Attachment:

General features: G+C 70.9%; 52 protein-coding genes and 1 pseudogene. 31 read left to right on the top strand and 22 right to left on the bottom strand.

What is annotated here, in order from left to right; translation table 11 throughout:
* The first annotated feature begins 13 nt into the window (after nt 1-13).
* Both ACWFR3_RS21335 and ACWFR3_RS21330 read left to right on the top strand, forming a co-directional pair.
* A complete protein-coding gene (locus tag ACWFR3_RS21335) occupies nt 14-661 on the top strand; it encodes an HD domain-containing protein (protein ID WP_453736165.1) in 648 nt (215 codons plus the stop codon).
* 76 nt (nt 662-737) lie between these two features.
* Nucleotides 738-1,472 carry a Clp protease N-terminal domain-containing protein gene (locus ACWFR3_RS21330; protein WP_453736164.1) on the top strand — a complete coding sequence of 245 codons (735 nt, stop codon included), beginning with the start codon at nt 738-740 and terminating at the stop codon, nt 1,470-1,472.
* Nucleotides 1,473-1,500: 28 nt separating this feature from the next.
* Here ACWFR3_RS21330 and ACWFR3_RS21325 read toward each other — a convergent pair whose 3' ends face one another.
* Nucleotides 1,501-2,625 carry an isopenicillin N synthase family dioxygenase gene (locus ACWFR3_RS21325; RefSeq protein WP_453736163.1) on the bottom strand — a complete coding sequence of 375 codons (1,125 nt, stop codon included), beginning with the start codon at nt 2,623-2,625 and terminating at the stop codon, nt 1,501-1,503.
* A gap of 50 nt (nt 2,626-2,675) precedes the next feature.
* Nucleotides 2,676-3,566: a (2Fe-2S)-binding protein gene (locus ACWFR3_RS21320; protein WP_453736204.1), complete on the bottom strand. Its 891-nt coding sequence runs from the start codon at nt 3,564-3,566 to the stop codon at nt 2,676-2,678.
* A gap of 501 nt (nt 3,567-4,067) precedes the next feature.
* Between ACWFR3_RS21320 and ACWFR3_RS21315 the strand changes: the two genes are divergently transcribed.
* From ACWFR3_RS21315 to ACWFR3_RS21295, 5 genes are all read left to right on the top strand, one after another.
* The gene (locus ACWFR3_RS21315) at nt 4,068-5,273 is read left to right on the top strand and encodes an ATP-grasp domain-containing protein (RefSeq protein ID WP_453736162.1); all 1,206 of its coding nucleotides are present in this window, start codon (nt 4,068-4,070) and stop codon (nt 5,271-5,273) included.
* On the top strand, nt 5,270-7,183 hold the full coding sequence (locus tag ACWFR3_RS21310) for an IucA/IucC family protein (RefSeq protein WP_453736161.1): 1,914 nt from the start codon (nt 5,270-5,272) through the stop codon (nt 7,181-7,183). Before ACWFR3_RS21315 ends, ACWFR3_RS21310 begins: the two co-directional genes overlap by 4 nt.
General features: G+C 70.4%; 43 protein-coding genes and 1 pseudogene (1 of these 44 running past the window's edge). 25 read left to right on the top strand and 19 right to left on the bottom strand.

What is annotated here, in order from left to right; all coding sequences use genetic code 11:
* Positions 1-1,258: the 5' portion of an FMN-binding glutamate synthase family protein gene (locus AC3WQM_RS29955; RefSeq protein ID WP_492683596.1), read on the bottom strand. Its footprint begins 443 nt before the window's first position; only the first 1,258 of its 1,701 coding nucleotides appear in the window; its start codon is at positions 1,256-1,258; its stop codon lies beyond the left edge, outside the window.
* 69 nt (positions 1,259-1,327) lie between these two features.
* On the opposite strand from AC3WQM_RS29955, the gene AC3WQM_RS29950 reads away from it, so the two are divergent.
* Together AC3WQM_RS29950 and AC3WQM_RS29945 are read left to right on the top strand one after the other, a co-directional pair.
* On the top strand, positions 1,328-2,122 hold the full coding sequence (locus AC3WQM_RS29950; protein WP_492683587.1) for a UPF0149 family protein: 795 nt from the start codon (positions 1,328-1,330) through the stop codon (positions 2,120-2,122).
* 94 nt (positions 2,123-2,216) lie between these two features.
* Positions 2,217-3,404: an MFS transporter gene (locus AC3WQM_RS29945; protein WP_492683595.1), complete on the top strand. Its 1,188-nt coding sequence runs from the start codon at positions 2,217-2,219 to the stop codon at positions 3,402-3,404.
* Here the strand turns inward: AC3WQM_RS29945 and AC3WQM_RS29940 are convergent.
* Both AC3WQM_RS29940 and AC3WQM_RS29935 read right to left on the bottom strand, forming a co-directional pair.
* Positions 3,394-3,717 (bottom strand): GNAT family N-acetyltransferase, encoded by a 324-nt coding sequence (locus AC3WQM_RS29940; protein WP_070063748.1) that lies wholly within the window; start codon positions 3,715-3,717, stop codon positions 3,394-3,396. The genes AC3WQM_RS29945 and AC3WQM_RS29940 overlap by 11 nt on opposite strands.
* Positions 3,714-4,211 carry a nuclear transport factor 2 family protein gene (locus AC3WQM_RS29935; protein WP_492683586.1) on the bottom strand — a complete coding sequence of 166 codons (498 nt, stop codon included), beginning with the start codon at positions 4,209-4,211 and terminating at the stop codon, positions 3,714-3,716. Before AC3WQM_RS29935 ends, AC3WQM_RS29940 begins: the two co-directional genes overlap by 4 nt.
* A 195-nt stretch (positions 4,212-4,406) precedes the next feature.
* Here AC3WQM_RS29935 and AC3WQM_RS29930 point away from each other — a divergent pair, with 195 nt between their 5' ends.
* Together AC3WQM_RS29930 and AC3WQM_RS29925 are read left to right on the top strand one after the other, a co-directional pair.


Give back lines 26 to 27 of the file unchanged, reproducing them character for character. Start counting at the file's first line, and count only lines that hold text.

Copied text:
* Positions 2,217-3,404: an MFS transporter gene (locus AC3WQM_RS29945; protein WP_492683595.1), complete on the top strand. Its 1,188-nt coding sequence runs from the start codon at positions 2,217-2,219 to the stop codon at positions 3,402-3,404.
* Here the strand turns inward: AC3WQM_RS29945 and AC3WQM_RS29940 are convergent.